Hippies singing and playing music in Washington Square Park in the late 1960s. Photo: Peter Keegan
It has been 50 years since 1967’s “Summer of Love” when young people from around the world flocked to San Francisco’s Haight-Ashbury district and to other urban neighborhoods, including New York’s East Village, to trip out at psychedelic dance parties, sleep in city parks, and live and do whatever they pleased. While the hippie subculture was already flourishing prior to the Summer of Love, by mid 1967, hippies and their music, style, and communal way of life had caught the attention of the mainstream media and as a result, reached a critical mass of young people who were now eager to ditch their suburban homes to “turn on, tune in, and drop out.”
Reactions to the Summer of Love in New York were predictably mixed. An estimated 50,000 young people descended on the city to join the movement, but many New Yorkers, including longstanding residents, police officers, and politicians, had little interest in spending the Summer of Love soaking up the good vibes. In the end, the city’s Summer of Love saw as much conflict and violence as peace and love, and debates about rental prices, real estate values, and the gentrification of the Lower East Side were all part of the conflict.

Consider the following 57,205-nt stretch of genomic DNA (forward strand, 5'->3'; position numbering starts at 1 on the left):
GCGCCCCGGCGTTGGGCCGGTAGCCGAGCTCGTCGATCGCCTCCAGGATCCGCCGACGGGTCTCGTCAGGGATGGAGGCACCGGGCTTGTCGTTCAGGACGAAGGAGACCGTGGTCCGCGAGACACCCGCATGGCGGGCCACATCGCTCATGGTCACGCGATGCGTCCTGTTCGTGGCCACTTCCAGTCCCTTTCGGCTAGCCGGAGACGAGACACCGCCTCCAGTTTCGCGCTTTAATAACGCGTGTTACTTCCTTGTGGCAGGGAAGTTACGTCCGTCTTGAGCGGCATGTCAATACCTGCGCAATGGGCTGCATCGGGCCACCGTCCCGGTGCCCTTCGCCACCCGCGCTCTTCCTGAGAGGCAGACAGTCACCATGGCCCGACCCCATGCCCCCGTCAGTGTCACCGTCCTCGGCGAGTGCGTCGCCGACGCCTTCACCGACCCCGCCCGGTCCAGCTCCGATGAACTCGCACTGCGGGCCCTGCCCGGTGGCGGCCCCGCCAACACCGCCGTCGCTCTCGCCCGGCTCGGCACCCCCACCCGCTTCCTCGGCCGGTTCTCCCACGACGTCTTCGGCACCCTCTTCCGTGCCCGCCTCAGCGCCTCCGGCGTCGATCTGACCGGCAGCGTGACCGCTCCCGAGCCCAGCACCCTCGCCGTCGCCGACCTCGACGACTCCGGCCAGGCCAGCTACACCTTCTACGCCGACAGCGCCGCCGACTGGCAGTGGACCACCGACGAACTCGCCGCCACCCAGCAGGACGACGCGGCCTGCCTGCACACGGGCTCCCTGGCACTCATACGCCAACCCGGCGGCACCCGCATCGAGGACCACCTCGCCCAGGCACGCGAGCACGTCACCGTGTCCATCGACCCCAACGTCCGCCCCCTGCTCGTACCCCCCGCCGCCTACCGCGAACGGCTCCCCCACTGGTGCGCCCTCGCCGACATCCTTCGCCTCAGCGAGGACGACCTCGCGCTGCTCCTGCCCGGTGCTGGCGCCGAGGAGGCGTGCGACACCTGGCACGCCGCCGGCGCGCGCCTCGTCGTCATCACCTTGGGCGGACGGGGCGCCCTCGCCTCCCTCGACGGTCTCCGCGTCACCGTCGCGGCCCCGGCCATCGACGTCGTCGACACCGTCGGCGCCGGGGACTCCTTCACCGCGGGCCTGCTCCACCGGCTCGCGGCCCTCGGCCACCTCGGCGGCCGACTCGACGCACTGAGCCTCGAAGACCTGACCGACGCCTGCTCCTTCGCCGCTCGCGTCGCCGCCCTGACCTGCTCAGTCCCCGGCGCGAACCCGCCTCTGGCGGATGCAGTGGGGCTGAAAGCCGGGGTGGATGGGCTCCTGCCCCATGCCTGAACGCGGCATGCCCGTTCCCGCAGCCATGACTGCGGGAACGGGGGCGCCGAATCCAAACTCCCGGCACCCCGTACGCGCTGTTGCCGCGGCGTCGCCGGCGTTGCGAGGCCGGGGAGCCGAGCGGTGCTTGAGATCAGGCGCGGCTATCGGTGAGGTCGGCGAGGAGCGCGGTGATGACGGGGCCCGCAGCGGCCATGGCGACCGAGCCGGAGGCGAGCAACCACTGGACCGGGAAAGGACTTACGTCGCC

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From a distance, one may wonder why television characters living in New York City apartments so often appear to wear little at all in the privacy of their own homes. From Archie Bunker’s white undershirts on “All in the Family” to Carrie Bradshaw’s lingerie on “Sex in the City” to Hannah Horvath’s practical skivvies on “Girls,” fictional New Yorkers always seem to be stripping down to the bare essentials regardless of the season. To any real New Yorker, there is an obvious reason why these fictional New Yorkers are so often shown partially clad July or January: New York apartments have a tendency to be sauna hot. But in a city where tenants frequently have to fight for even the most basic amenities, how did heat become overly abundant, even in the dead of winter?
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When most people think about archaeologists, they imagine outdoorsy adventurers—perhaps, modeled on the fictional Indiana Jones—uncovering ancient artifacts in remote locations. They probably don’t imagine archaeologists riding the MTA to excavation sites.